There are two essential elements to any aromatherapy recipe: First, the actual essential oil or oils that have the particular aromatherapy benefits you are seeking. Secondly, the carrier oil which dilutes and carries the essential oil onto the skin; thus allowing it to be absorbed by the skin,. Almost all essential oils are too strong to be used neat (that is straight, undiluted). Also, essential oils are not actually oily, thus another reason for the need for the carrier oil in the blend.
Carrier oils, also referred to as base oils or vegetable oils are used to dilute essential oils and absolutes before applying to the skin. They “carry” the essential oil onto the skin. Different carrier oils offer different properties and the choice of carrier oil can depend on the therapeutic benefit being sought.
Carrier oils are generally cold-pressed vegetable oils derived from the fatty portions of the plant. Unlike essential oils that evaporate and have a concentrated aroma, carrier oils do not evaporate or impart their aroma as strongly as essential oils.
Examples of carrier oils are sweet almond, apricot kernel, grape-seed, avocado, peanut, olive, pecan, macadamia nut, sesame, evening primrose, walnut and wheat germ. Most oils bought in the grocery store are not cold-pressed. Instead, the oils are heated and therefore have less therapeutic benefit. Mineral oil is not used in aromatherapy because mineral oil is not a natural product. It is also said that mineral oil can prevent essential oil absorption into the skin.
Essential oils do not go rancid. Carrier oils, however, can go rancid. Carrier oils that you purchase should be natural and unadulterated. Exceptions include carrier oils that have natural vitamin E added. Vitamin E acts as a natural preservative.
Powerful, yet delicate, essential oils are thought to work in two ways:
- By breathing in the aromas (smell) of the substance, thus carrying it to the lungs, which then transports these very small molecules into the bloodstream and finally the brain, where they exert their effects.
- Via direct absorption through the skin and into the bloodstream, and finally the brain.
Extracts of plants and roots are what make an essential oil. They are very concentrated yet fragile in their raw form. Because they have a very small molecular size, they can be absorbed by human cells. Essential oils are thought to have a direct healing quality to human hair, skin and nails because of their ability to be directly absorbed by keratin (the protein which makes up each).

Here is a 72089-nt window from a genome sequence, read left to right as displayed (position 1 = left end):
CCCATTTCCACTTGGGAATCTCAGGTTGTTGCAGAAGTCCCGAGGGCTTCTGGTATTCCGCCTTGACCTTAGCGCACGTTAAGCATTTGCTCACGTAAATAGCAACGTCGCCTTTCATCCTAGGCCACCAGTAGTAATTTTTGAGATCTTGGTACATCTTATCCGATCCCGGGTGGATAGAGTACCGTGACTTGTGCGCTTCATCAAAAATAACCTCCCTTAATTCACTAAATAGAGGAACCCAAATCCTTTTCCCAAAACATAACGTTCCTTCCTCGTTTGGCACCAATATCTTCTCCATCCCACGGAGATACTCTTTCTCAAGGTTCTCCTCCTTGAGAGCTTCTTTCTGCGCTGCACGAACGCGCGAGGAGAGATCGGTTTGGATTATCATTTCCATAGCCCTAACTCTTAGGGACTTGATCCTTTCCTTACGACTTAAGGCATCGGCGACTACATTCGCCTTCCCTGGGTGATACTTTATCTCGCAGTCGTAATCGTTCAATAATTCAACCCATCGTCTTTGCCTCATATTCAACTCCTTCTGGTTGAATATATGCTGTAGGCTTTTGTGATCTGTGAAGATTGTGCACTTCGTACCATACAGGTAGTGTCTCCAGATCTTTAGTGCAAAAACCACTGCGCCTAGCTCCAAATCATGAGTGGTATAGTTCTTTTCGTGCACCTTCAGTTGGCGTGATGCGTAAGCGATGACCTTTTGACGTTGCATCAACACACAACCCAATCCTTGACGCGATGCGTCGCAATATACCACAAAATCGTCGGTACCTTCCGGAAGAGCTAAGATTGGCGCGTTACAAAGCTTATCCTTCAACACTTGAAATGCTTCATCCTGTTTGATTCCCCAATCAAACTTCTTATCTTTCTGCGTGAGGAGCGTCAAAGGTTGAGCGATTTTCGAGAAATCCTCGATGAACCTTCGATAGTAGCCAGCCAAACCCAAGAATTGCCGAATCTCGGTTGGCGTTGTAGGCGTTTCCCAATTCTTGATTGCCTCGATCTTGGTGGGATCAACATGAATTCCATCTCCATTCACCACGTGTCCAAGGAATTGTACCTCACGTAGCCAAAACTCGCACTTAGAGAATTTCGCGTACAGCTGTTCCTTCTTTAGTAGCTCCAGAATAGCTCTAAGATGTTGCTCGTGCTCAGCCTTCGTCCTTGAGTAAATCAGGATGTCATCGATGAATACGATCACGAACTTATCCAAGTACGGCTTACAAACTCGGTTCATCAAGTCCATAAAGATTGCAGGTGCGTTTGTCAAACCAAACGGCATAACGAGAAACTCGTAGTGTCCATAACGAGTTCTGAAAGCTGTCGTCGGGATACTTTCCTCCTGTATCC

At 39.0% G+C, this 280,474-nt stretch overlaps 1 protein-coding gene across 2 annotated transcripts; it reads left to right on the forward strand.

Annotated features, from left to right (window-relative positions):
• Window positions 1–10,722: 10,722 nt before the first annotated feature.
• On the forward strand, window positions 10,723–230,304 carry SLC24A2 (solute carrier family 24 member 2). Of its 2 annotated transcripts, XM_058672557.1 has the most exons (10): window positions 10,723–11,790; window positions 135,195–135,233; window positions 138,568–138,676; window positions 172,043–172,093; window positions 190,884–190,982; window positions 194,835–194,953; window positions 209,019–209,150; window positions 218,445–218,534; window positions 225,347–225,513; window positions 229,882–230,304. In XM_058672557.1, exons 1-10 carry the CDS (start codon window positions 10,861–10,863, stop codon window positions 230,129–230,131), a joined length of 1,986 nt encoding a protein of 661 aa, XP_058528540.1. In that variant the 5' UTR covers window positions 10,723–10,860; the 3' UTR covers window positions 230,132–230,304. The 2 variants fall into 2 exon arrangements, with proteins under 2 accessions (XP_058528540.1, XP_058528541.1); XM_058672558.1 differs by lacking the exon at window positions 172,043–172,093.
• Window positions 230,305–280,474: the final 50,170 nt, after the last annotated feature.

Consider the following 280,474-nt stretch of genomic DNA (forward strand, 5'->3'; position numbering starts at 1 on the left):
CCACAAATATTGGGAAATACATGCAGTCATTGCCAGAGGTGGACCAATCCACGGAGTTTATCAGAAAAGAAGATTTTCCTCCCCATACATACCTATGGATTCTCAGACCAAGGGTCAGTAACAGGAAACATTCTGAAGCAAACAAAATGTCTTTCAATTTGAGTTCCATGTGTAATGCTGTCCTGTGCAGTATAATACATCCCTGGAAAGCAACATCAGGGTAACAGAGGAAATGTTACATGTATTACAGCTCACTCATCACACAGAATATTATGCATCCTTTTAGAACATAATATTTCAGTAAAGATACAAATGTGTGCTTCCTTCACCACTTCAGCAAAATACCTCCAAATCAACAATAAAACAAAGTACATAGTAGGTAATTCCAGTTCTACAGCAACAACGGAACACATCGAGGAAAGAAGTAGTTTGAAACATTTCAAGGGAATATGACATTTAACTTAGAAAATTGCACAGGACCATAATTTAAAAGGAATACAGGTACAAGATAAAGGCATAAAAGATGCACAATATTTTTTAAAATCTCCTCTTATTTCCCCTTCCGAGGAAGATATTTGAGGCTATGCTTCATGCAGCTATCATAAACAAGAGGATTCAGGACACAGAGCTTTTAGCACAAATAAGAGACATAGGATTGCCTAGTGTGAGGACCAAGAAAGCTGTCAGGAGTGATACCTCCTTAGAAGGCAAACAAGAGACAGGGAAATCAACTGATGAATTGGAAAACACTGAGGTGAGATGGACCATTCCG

List of Essential Oils
Peppermint, Mentha Piperita: Useful in treating headaches, muscle aches, digestive disorders such as slow digestion, indigestion, and flatulence.
Eucalyptus, Eucalyptus Globulus or Eucalyptus Radiata: Helpful in treating respiratory problems, such as coughs, colds, and asthma. Also helps to boost the immune system, and relieve muscle tension.
Ylang Ylang, Cananga Odorata: Helps one to relax, and can reduce muscle tension. Good antidepressant.
Geranium, Pelargonium Graveolens: Helps to balance hormones in women, good for balancing the skin. Can be both relaxing and uplifting, as well as antidepressant.
Lavender, Lavandula Angustifolia: Relaxing, and also useful in treating wounds, burns, and skin care.
Lemon, Citrus Limon: Very uplifting, yet relaxing. Helpful in treating wounds, infections, and house cleaning and deodorizing.
Tea Tree, Melaleuca Alternifolia: A natural anti fungal oil, good for treating all sorts of fungal infections including vaginal yeast infections, jock itch, athletes foot, and ringworm. Also helps to boost the immune system.
Roman Chamomile, Anthemus Nobilis: Very relaxing, and can help with sleeplessness and anxiety. Also good for muscle aches and tension. Useful in treating wounds and infection.
Rosemary, Rosmarinus Officinalis: Very stimulating and uplifting, good to help mental stimulation as well as to stimulate the immune system. Very good for muscle aches and tension. Stimulating to the digestive system.
Specific Uses, Contraindications and Recipes
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